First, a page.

Under the radar, Casey has destination in mind

With all the talk that Tiger Woods might play this week in the Wells Fargo Championship (he won’t), Jim Furyk coming back from wrist surgery and defending Rory McIlroy trying to win at Quail Hollow for the third time, Paul Casey comes in under the radar.

Casey, however, certainly could be in the mix, as his recent play includes a tie for fourth in the Masters, a tie for ninth in the Arnold Palmer Invitational and solo seventh in the WGC-Cadillac Championship.

Casey has won 13 times around the world in his career, but not since the 2014 KLM Open. He looks to be headed in the right direction again after hooking up with John McLaren, who caddied for Luke Donald when Donald rose to No. 1 in the World Golf Rankings.

“John has been absolutely magnificent on the bag since he started,” said Casey, whose only PGA Tour victory came in the 2009 Shell Houston Open, although he came close last year when he lost in playoffs at the Northern Trust Open and the Travelers Championship.

“We feel like some of the work we have done together has already paid off. … It is a fine-tuning exercise. I don’t want to mess up what I was doing last year, and I want to refine the rest of it. There were a huge number of positives from 2015. I did a lot of good stuff, so I want to build on that.”

The 38-year-old Englishman, who was No. 3 in the world in 2009, won 13 times on the European Tour in 13 seasons and has played for Europe in three Ryder Cups.

However, Casey won’t be on the Euro team for the Ryder Cup later this year at Hazeltine because he quit his home tour last year and blasted officials when they changed the qualifying rules. Or at least they said they did.

Instead of having to play in 13 Euro Tour events to have a chance to make the team, the number was changed to five. However, the four majors and four World Golf Championships don’t count anymore, so nothing really changed.

“I was really frustrated when I read (European Tour chief executive officer) Keith Pelley’s press release,” Casey told the Times of London. “It was infuriating actually. He was saying he had done everything he could to make it easier for Paul Casey to play the European Tour. Keith Pelley — you did not.

“I know the new rules help those outside the top 50. But I’m inside the top 50 and so playing five outside the WGCs and the majors is pretty much exactly the same as what they wanted from guys in my position before the rule change. …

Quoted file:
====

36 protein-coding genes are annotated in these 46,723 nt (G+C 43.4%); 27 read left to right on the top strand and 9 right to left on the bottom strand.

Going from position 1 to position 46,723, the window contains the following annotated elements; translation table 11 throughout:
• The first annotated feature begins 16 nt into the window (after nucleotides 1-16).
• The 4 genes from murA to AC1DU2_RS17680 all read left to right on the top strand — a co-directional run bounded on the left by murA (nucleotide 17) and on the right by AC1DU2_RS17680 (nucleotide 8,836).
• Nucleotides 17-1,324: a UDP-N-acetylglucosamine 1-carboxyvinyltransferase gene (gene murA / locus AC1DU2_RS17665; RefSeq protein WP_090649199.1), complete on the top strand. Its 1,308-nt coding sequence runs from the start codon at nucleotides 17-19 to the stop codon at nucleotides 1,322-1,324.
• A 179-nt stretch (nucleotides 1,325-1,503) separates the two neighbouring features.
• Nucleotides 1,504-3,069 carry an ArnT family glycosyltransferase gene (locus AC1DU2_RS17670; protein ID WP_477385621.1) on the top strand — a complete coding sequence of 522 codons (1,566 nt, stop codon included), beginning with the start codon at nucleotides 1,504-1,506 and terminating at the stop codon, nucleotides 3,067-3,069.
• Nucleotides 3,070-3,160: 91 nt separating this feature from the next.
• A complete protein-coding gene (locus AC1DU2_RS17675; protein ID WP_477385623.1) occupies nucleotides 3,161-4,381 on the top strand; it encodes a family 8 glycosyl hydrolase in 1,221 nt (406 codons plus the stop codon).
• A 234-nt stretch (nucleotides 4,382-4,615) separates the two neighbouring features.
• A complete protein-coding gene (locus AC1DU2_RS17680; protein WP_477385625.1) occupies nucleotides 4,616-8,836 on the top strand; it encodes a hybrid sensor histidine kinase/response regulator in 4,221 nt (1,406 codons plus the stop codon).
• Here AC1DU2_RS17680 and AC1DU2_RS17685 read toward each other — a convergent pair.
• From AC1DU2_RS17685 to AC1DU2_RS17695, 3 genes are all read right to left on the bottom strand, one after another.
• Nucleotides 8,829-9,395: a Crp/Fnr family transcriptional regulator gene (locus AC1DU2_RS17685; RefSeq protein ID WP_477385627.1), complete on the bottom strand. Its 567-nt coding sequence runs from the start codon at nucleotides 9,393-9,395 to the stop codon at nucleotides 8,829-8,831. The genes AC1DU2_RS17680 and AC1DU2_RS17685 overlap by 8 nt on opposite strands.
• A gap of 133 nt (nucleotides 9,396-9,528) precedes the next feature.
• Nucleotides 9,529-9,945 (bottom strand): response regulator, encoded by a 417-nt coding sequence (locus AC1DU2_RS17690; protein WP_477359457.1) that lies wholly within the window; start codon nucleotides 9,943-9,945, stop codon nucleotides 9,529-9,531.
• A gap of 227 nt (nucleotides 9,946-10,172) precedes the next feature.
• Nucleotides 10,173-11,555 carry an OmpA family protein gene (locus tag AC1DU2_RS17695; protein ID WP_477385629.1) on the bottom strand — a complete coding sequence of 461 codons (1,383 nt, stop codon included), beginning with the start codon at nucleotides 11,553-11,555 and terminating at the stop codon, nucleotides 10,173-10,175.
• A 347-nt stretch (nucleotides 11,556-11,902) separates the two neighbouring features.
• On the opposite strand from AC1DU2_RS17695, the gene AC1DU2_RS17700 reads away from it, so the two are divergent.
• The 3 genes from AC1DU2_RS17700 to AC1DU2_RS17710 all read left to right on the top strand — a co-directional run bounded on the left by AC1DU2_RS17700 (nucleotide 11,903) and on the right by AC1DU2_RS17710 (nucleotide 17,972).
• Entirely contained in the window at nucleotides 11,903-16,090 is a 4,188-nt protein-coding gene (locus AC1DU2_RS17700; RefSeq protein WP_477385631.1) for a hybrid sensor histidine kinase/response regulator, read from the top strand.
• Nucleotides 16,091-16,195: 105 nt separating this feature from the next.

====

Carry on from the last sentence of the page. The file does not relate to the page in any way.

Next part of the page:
“Last time I looked, I was European, so that should be enough to make me eligible (for the Ryder Cup team).”

It is not that the European team couldn’t use him, because Casey has a 41-30-7 career record in match play, won the 2006 World Match Play Championship and has finished second twice in what is now the WGC-Dell Match Play Championship.

That record includes a 3-2-4 mark in the Ryder Cup, including 1-1-1 in singles.

“I’m in the same place I am when I made the decision, which is taking care of the family and the priority is they are the No. 1 priority,” said Casey, who captured what was then the Pacific 10 Conference Championship three times when he was at Arizona State.

“If my position changes, which I’d like it to, maybe a major victory or something like that, you know, I’ll readdress it. And if the number changes, I will readdress it.

“But the number didn’t change from last year, and so I have to give my focus to my family.”

Casey lives in Scottsdale, Ariz., with his wife, Pollyanna, and their young son, Lex, so he doesn’t want to play as much of an international schedule as he once did.

However, if he can’t play for Europe, he wants to play for Great Britain in the Olympic Games this summer.

Great Britain, or any other country, can send four players to Rio de Janeiro if the players are ranked inside the top 15 of the World Golf Rankings.

Masters champion Danny Willett is No. 9, Justin Rose is No. 10, Casey is No. 23, Andy Sullivan is No. 33, Lee Westwood is No. 36 and Matthew Fitzpatrick was No. 41.

“It would be great if there were three or four of us, that would be awesome,” said Casey, who won the English Amateur in 1999 and 2000. “Danny is playing some tremendous golf. I have some catching up to do. Even in an individual capacity, it would be tremendous, and the more of us, the better chance we have of picking up medals.

“I always watched the Olympics growing up. I love it, the fact you have only one chance every four years to win a medal. … Representing your country (in the Ryder Cup) to this point has been the biggest thing I have done.

“I’m a massive fan of watching legends, going back to the Daley Thompson days. … I’m fully in for the Olympics. I want the Olympic Village, the (Great Britain) track suit, I want everything.”

And winning at Quail Hollow just might get him a ticket to Rio.

–Story courtesy of The Sports Xchange, TSX Golf Editor Tom LaMarre

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